Sinking crop prices have some farm operators pondering whether they will be able to pay cash rents they committed to pay when crop price prospects were higher.
Deadlines to terminate cash leases in many states have already passed. Still, by mutual agreement, owners and operators can adjust rental rates at any time. The key is mutual agreement.
The objective of a crop lease is to divide the returns from crop production in the same proportion as the players contribute resources to produce the crop. Yields times prices determine gross revenue. Subtracting other costs leaves profit plus return to land as a residual. The objective is to share that residual equitably among the players.
“Cash rents are likely to be too low during periods of rising prices and high yields and too high during periods of declining prices and low yields,” notes Iowa State University economist William Edwards. “Rates often reflect the results of the past few years more than the upcoming year.”
Some financial advisors suggest building a cash flow cushion of 15% of gross revenue into your planning. One approach is to calculate the cash rent that would breakeven. Then reduce that amount by 15% of gross revenue to get a bid.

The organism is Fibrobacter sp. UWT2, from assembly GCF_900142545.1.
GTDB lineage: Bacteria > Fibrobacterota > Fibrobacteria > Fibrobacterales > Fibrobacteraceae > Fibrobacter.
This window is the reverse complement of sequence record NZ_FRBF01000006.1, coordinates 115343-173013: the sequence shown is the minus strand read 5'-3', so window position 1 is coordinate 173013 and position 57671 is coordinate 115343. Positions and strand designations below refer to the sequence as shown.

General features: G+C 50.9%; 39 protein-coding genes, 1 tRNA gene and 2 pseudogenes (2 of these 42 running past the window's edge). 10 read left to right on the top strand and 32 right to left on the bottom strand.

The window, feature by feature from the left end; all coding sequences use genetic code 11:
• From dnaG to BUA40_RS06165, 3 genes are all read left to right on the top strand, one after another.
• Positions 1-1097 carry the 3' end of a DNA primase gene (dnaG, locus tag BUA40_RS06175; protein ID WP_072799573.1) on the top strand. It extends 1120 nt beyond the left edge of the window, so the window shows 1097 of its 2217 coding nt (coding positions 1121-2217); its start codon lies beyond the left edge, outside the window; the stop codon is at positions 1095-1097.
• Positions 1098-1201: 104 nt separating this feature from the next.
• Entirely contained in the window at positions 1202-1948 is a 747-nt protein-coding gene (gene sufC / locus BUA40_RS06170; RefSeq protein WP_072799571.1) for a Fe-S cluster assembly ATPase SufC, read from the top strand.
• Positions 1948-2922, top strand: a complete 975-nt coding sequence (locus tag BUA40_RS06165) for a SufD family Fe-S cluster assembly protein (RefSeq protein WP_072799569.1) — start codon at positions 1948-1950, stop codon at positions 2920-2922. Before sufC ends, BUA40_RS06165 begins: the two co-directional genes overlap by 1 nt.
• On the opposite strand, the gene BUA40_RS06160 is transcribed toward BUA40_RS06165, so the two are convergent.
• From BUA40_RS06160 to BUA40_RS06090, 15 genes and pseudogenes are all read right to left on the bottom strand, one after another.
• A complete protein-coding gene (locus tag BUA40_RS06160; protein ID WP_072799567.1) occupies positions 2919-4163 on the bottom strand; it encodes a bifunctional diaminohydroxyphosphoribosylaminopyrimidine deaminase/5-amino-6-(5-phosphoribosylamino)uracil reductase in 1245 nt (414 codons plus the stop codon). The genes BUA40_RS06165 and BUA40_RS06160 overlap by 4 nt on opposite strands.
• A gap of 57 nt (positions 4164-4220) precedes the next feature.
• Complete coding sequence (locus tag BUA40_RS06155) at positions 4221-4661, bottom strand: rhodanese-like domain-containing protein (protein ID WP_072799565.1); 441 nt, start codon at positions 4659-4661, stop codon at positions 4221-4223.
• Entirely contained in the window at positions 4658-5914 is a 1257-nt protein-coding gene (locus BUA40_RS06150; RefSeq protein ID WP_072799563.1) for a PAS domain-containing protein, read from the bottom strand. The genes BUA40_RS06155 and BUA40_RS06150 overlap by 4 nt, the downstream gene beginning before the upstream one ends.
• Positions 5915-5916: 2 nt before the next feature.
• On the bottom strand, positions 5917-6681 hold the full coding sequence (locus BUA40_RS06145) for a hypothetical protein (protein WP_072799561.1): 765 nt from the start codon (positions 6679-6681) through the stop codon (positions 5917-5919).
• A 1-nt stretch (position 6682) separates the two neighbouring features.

Might a 15% reserve be too much? For insight, USDA projects the 2013-14 corn marketing year average farm price in the $4.05 to $4.75 range. The midpoint is $4.40, down $2.49 or 36% from the $6.89 average for 2012-13.
Granted, 2013 yields are higher than 2012, but 2013 crop insurance payments are also likely lower. A 15% cushion might not be enough.
We're featuring the spreadsheet as our Farm Futures spreadsheet-of-the-month. You can download it by clicking on the link below.
Do you have a spreadsheet that's made a difference on your operation that you'd be willing to share with with other readers? Drop us a line at [email protected] with a description of the spreadsheet. We'll pay $75 if we feature your farmer-written noncommercial program as our Spreadsheet of the Month.